No Welsh speaking communities by 2020, says language group

Harold F. Schiffman haroldfs at
Mon Aug 29 14:50:14 UTC 2005

No Welsh speaking communities by 2020, says language group
Felinheli, Friday, 05 August 2005 by Dafydd Meirion

There could be no Welsh speaking communities by 2020. That was the message
from Cymdeithas yr Iaith Gymraeg (the Welsh Language Society) during the
National Eisteddfod in north-west Wales this week. The National Eisteddfod
of Wales is an annual festival celebrating Welsh culture and language.
Some members of the society went on a fast - some for the whole week,
others a day at a time - to draw attention to the situation in which,
although there has been an increase in the number of speakers, the
percentage of Welsh speakers in the language's heartlands is declining, in
some areas rapidly.

"During the Eisteddfod week, we have the freedom to live our lives using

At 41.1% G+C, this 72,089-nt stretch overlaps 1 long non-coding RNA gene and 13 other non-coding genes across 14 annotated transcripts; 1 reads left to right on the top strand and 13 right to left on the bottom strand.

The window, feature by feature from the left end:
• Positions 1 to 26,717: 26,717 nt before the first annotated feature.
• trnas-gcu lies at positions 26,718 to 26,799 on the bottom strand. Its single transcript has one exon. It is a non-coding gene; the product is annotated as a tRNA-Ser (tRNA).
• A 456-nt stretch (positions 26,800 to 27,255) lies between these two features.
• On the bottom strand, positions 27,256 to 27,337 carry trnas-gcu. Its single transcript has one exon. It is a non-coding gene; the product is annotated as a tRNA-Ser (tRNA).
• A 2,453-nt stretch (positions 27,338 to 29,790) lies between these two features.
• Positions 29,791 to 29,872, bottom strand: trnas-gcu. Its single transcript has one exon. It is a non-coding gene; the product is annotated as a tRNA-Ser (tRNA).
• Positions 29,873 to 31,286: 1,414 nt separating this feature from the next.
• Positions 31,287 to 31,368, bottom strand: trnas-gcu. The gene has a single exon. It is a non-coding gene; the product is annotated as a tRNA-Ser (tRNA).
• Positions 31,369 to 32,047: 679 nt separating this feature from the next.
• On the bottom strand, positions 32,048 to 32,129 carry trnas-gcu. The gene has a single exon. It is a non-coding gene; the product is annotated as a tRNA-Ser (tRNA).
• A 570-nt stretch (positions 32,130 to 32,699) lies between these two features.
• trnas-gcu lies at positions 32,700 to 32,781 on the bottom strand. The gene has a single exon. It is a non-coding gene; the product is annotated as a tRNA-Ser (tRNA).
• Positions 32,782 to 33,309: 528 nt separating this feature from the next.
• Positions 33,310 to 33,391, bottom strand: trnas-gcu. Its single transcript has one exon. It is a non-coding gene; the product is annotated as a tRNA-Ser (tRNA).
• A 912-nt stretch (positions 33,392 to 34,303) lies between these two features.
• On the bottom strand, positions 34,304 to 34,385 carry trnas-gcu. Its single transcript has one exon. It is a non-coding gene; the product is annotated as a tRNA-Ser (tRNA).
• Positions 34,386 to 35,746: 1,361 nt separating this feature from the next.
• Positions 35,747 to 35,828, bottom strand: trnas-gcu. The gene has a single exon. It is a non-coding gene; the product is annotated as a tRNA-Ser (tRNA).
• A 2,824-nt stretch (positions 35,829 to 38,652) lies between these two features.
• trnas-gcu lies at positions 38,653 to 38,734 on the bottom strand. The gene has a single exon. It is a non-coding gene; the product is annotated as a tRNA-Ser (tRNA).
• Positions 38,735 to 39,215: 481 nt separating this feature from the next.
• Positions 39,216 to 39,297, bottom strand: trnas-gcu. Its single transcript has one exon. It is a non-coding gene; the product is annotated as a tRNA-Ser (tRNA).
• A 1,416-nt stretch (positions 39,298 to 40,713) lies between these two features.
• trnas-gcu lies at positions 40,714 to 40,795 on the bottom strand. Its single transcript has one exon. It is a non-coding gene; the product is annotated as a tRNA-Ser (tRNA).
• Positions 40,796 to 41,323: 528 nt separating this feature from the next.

the Welsh language as a natural part of our daily lives," says Steffan
Cravos, chairman of Cymdeithas yr Iaith. "However, should present trends
continue, there is a real danger that by 2020 the Eisteddfod field will be
the only place where this will be possible. Without a period of urgent
campaigning by the people of Wales, it is possible that the Eisteddfod
field will be the only Welsh speaking community left within fifteen
years." During the week, Cymdeithas yr Iaith members have been asking
people to sign a national petition calling for a property act which would
secure housing for local people and a language act that would give people
the "right to use Welsh in every part of their daily lives." During a
rally on the Eisteddfod field, members of Cymdeithas yr Iaith heckled
Rhodri Morgan, the First Minister of the National Assembly of Wales.

Mr Cravos added that, "We call on the Assembly Government to introduce
these measures... We also call on local authorities and other public
bodies... to begin to administer and operate through the medium of Welsh.
This is a necessary step in order to ensure that the Welsh language is not
simply seen as a language to be translated, but also as a medium that is
central to the public life of the communities." (Eurolang  2005)

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